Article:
A study has revealed 96 percent female tech professionals in India are the most committed to staying in the tech sector for the next 5-10 years. This is against the global average where 83 percent women currently working in the tech industry say they intend to remain in tech for the next 5 to 10 years. The statistics for India indicate the satisfaction levels among women in tech improve as they progress in the industry and that positively influences their intent to stay, according to Booking.com, a travel e-commerce company, whose findings are from a global study undertaken across 10 countries on Women In Tech
Firstpost spoke with Ritu Mehrotra, Country Manager, India, Sri Lanka and the Maldives at Booking.com to know about the statistics the survey reveals and what is the way forward:
The theme for international women’s day 2019 is Think Equal, build smart, innovate for a change. How much of this is currently percolating down in the workplace?
Companies today are consciously working on providing diverse, inclusive environments and a level playing ground for both men and women, however, there still remains some ground to be covered. A glass ceiling in the tech industry is one of the most common problems experienced by women (26 percent globally). However, progressing beyond a certain point is not perceived so much of a problem for women in tech in India. Around 42 percent of women in the tech sector feel their voices and contributions to tech are underappreciated in the workplace, which is more than double the global average. While many companies are taking strike to achieve gender diversity, women believe the tech industry has an obligation to do more and invest further in initiatives that support them, speaking out on the actions they deem essential for corporations to take.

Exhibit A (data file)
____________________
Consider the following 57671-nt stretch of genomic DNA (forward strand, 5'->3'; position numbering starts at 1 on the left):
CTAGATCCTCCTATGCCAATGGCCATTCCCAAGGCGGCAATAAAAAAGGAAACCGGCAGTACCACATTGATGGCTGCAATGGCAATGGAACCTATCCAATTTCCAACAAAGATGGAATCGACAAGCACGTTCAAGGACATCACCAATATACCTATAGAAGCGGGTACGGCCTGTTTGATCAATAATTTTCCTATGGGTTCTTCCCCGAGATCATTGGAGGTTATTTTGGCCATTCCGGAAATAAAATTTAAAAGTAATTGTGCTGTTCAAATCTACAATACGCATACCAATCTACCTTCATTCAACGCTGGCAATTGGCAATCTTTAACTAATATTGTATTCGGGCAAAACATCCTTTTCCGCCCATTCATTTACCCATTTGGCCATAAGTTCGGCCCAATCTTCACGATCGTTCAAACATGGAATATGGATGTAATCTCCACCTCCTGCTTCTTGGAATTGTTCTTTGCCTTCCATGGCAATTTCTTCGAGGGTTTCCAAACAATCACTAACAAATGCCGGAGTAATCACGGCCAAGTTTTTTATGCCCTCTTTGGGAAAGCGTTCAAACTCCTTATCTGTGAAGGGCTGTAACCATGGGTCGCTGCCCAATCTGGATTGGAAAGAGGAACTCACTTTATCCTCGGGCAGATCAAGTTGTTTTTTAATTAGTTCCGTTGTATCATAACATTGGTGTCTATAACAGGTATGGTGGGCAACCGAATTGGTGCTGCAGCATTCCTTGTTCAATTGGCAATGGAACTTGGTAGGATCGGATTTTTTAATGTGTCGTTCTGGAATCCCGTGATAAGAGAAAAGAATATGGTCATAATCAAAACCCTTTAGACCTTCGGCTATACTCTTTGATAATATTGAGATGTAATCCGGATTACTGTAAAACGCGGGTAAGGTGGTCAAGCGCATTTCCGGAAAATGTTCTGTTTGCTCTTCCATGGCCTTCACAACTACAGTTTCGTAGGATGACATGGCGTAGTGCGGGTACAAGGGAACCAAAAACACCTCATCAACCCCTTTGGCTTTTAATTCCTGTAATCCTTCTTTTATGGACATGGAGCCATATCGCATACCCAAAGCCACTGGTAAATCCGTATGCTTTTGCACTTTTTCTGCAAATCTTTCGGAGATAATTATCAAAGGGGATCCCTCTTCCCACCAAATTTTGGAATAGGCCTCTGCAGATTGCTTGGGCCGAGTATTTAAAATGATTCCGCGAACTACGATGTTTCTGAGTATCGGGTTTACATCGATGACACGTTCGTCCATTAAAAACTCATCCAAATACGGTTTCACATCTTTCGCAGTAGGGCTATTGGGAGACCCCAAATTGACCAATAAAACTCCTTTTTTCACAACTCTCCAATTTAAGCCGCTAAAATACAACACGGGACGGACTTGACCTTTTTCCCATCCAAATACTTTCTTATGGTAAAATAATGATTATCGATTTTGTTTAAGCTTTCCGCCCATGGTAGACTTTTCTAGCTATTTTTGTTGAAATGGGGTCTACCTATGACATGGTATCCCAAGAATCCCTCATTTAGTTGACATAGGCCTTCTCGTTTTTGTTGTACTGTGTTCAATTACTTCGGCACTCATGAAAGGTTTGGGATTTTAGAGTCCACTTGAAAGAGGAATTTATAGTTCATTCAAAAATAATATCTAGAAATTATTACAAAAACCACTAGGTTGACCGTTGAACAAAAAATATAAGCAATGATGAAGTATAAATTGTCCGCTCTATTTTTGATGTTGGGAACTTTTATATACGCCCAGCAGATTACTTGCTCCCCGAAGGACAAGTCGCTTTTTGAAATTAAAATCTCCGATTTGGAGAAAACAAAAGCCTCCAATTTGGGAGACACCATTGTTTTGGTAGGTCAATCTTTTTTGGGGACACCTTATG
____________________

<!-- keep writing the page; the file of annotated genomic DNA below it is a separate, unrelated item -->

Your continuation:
What about wage parity?
Women in the tech sector certainly feel that assurances of pay equity between men and women are among essential corporate actions to propel their growth in the industry with 42 percent of women sharing this sentiment. When it comes to the other corporate actions that Indian women expect to see more of in the tech industry in the next five years, 51 percent say they expect to see hiring practices that attract a more diverse workforce. Over two in five (42 percent) expect to see greater female representation on company leadership boards
What is the data on the number of people dropping out of tech in 2018?
While our study does not specifically include data on those dropping out of tech in 2018, it does reveal that 96 percent of female tech professionals in India intend to stay in tech for the next 5-10 years and indicates that beyond their own commitment to the industry, women are also passionate about encouraging new entrants to join the sector. Nearly all women, i.e. around 97 percent, working in the sector in India which is the highest globally, would recommend a career in the industry to the next generation of high school and female undergraduate students. Women in India are also drawn to the tech industry for a myriad of reasons – they find it to be innovative (45 percent), creative (45 percent), exciting and inspiring (32 percent).